According with this article, Midrash Chad Shenati was discovered in the Cairo Genizah almost a century ago. It is an early medieval midrashic collection most likely of eastern provenance, dating from the late tenth/early eleventh century.

Does anybody know any additional information about this? Is there any discussion as to its validity or its use in other sources in ancient/modern times? It was already published? Is this Midrash available online somewhere?

  • It was already published? Are you asking whether it has been published? something else?
    – mevaqesh
    Commented Dec 2, 2016 at 1:18
  • Is there any discussion as to its validity Most question regarding the validity of Midrashim focus on their date pf authorship; it looks like you have already dated it. | Medieval midrashic works of unknown authors, rarely have practical ramifications, so I am not sure what sort of "validity" you seek to investigate.
    – mevaqesh
    Commented Dec 2, 2016 at 1:20
  • Interestingly, some google searches for the Midrash yield just that single page that you linked. Consider contacting the authors of the piece.
    – mevaqesh
    Commented Dec 2, 2016 at 1:25
  • @mevaqesh, regarding your 1st question, exactly. The 2nd one, "its validity" in the sense of incorporating it on the rest of the known midrashim we have. But I'll follow your advice, I'll contact the authors for further information on this. Commented Dec 2, 2016 at 1:50
  • 2
    Much of these fragments, collectively known as known as מדרש חדש על התורה were published by Mann (mentioned in @Harel13‘s answer). The title ‘Midrash Chad Shenati’ I personally haven’t seen provided elsewhere other than in the linked-to article. Also, the central piece in that article I haven’t been able to locate its exact construct in Mann’s publication or in the later publication of this midrash (Zichron Aharon, Jerusalem 2018).
    – Oliver
    Commented Feb 14, 2021 at 17:37

1 Answer 1


All Genizah manuscripts are uploaded to the Genizah website (sign-up, for free, required) and can be viewed in the Cairo Genizah section. The portion of Midrash Chad Shenati quoted all over the internet is numbered CUL: T-S C2.42 - CUL referring to the Cambridge University Library collection, also known as the CUL Cambridge collection.

I asked the Genizah site about this midrash and I received the following list of manuscripts which they said are considered to be part of this midrashic anthology:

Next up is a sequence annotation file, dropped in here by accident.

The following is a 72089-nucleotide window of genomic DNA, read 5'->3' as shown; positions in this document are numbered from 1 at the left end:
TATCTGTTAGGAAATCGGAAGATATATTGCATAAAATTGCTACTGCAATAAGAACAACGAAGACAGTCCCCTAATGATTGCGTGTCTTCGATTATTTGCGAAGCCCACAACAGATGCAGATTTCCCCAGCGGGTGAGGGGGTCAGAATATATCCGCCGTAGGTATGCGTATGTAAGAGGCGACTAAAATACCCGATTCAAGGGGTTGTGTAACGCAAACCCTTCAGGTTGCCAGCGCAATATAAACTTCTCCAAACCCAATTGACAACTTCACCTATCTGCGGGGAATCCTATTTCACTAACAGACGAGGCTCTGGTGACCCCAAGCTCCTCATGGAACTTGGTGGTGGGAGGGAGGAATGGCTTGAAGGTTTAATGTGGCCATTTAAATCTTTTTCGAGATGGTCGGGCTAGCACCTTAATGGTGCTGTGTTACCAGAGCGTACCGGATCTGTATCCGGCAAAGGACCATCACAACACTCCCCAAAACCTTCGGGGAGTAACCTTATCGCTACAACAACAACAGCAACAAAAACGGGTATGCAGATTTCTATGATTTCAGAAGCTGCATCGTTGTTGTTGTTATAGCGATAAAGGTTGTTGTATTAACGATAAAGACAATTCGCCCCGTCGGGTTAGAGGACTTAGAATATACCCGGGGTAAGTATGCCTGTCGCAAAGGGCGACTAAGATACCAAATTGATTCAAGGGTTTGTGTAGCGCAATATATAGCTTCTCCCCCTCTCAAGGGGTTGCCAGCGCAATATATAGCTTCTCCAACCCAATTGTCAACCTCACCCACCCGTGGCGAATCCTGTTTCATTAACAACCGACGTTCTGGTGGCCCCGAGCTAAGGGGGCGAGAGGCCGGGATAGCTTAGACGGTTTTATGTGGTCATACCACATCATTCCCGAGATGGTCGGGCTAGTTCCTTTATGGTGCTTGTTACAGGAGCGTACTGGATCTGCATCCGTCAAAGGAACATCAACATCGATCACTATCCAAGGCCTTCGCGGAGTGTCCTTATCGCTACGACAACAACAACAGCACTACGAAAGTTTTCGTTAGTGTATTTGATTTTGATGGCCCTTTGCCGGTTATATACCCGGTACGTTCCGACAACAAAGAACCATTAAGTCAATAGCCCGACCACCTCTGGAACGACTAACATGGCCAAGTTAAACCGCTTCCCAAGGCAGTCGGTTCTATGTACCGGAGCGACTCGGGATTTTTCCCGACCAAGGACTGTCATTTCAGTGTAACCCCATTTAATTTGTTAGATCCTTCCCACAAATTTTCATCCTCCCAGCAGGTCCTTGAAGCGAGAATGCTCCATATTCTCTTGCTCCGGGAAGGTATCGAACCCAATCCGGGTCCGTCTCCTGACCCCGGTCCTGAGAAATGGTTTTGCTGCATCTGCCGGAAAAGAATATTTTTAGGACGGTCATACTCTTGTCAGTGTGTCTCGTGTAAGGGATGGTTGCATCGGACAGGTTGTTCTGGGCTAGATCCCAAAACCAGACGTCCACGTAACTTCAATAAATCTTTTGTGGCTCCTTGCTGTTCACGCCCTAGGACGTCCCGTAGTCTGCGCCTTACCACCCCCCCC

Cambridge, CUL, T-S C1.45, T-S C2.42, T-S C2.178, T-S AS 62.61,

London, BL, OR 10587.23,

Manchester A1084, A 1087, A 1807

And they recommended further to check out the bibliographies of each manuscript.

I haven't gone through all of them yet, but as the three I've seen so far are titled מדרש על התורה, I assume they all are.

From what I've managed to gather, all relevant midrashim were published in the two volumes of Jacob Mann's The Bible As Read And Preached In The Old Synagogue, which from what I understand is a book about the the annual and triennial Torah reading cycles; Mann based some of his theories on the discovery of what appear to be annual-based Midrashim, i.e., midrashim that open up with the first words of the parshas all communities follow nowadays. Unfortunately, these books are not available online. They can be bought used in some online stores and many libraries also have them, but obviously, due to corona-restraints, accessing those isn't quite so simple.

Edit: I've just discovered that the midrashim were republished separate from Mann's book, as מדרש חדש על התורה, which can be bought here, here or here.

Example directions for navigating the Genizah site:

In the search engine, in choose library, choose the Cambridge CUL:

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Next, in select collection, choose the T-S A-K:

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Then, you may choose which set of manuscripts you want. For example, T-S C1:

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Here you may select which portions of the set you want to view:

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After selecting the texts you want, you can choose a command. For example, to view transcriptions, press Transcriptions. To view scans of the texts, press Images. And so forth.

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Good luck!


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